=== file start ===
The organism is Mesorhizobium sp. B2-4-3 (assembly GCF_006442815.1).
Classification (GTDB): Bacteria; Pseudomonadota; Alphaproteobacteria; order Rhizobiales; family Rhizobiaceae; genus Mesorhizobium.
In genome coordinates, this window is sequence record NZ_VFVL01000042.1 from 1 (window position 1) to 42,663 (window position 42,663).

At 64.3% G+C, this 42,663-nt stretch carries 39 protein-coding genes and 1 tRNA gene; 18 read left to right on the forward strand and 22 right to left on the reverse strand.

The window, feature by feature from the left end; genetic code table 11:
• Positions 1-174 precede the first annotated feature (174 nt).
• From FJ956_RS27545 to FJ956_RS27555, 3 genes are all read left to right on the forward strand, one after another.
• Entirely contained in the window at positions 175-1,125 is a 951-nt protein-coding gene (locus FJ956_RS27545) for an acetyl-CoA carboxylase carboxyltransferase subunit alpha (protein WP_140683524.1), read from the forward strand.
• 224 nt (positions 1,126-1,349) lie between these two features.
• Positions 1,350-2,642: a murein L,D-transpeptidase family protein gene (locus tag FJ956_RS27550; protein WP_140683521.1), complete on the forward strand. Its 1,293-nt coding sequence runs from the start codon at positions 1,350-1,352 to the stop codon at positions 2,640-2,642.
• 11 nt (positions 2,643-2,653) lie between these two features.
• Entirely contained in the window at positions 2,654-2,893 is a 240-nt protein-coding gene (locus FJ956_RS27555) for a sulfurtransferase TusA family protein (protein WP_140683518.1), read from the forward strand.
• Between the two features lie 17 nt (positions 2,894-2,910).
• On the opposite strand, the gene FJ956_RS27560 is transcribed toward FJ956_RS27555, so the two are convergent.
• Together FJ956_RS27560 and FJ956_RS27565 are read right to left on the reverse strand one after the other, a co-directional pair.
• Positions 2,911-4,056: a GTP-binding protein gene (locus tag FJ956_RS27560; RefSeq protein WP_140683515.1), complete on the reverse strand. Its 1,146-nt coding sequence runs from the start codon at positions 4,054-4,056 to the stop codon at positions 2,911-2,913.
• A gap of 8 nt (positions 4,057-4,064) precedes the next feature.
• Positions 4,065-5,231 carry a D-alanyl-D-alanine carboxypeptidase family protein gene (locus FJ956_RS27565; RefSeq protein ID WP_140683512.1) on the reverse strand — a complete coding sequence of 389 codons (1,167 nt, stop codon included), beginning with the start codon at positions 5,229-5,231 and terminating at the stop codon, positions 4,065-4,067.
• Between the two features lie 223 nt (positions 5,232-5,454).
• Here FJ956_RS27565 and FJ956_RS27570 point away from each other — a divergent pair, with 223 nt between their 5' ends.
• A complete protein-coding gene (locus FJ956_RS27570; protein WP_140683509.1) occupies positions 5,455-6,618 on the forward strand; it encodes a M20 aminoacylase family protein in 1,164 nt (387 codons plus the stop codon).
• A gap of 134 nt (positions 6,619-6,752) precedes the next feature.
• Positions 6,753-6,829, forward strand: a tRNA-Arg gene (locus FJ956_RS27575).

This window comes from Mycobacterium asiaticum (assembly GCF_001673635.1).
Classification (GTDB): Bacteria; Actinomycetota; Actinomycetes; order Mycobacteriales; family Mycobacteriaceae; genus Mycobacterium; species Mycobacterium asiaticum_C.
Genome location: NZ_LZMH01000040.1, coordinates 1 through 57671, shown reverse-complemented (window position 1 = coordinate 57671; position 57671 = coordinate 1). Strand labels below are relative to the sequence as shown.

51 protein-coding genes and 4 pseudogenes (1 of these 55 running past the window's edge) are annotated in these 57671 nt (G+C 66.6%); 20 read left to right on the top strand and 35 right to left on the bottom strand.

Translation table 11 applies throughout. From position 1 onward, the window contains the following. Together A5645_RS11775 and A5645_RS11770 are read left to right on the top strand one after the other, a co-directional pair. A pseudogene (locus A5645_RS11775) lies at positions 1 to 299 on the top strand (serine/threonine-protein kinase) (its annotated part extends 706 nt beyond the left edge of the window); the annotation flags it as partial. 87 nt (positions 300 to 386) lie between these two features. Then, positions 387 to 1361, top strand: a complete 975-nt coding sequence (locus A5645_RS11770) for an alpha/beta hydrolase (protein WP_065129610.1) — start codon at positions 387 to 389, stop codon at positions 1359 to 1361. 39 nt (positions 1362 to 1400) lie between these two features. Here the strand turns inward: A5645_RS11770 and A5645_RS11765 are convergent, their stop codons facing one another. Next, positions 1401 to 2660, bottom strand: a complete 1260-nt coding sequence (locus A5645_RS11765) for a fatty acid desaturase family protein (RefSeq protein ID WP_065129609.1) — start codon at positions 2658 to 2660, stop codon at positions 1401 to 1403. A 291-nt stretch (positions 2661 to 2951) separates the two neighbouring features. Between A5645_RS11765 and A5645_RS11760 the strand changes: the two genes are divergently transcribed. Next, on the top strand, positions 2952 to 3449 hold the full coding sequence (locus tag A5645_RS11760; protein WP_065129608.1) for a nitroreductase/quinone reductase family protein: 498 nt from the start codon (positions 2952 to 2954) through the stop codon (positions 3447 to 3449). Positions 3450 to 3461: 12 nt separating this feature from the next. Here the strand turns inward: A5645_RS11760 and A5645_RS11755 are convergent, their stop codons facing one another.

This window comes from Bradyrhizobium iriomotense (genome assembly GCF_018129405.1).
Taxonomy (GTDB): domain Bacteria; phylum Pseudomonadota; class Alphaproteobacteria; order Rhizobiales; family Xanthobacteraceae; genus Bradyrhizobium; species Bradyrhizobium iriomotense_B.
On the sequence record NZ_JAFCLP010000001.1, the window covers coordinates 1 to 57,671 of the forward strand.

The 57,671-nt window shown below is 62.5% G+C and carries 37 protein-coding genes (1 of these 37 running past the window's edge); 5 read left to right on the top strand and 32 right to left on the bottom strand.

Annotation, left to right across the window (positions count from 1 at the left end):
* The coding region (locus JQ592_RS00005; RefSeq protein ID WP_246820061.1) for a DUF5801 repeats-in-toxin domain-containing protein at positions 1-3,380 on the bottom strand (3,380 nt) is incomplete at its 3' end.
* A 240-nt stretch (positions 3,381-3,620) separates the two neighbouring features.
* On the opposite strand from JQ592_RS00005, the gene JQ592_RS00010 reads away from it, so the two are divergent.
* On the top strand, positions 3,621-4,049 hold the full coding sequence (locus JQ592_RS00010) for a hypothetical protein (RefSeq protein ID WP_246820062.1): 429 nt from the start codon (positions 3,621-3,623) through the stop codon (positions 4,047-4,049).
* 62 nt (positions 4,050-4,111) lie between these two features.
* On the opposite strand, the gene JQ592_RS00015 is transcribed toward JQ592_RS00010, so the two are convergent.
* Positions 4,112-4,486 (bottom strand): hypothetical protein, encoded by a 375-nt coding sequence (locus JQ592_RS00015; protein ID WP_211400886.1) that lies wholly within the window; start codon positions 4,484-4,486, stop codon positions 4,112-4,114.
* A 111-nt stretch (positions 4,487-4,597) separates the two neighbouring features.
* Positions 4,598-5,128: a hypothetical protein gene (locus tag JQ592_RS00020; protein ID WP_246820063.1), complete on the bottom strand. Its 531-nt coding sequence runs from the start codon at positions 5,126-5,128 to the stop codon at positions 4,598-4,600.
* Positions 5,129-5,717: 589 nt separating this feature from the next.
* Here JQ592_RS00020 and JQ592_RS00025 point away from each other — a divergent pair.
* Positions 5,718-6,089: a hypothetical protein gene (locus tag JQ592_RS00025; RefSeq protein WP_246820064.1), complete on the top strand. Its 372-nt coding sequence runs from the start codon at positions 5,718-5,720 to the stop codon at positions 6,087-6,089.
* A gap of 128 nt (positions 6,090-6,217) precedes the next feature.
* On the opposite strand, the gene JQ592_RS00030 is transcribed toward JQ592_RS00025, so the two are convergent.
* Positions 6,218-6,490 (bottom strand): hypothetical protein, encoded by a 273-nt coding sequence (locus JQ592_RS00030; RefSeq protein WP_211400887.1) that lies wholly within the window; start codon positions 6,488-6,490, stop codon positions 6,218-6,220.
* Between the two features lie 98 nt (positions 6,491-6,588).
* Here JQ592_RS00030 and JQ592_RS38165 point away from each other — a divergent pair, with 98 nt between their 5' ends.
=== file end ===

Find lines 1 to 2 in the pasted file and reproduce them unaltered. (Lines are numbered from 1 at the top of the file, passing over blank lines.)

The organism is Mesorhizobium sp. B2-4-3 (assembly GCF_006442815.1).
Classification (GTDB): Bacteria; Pseudomonadota; Alphaproteobacteria; order Rhizobiales; family Rhizobiaceae; genus Mesorhizobium.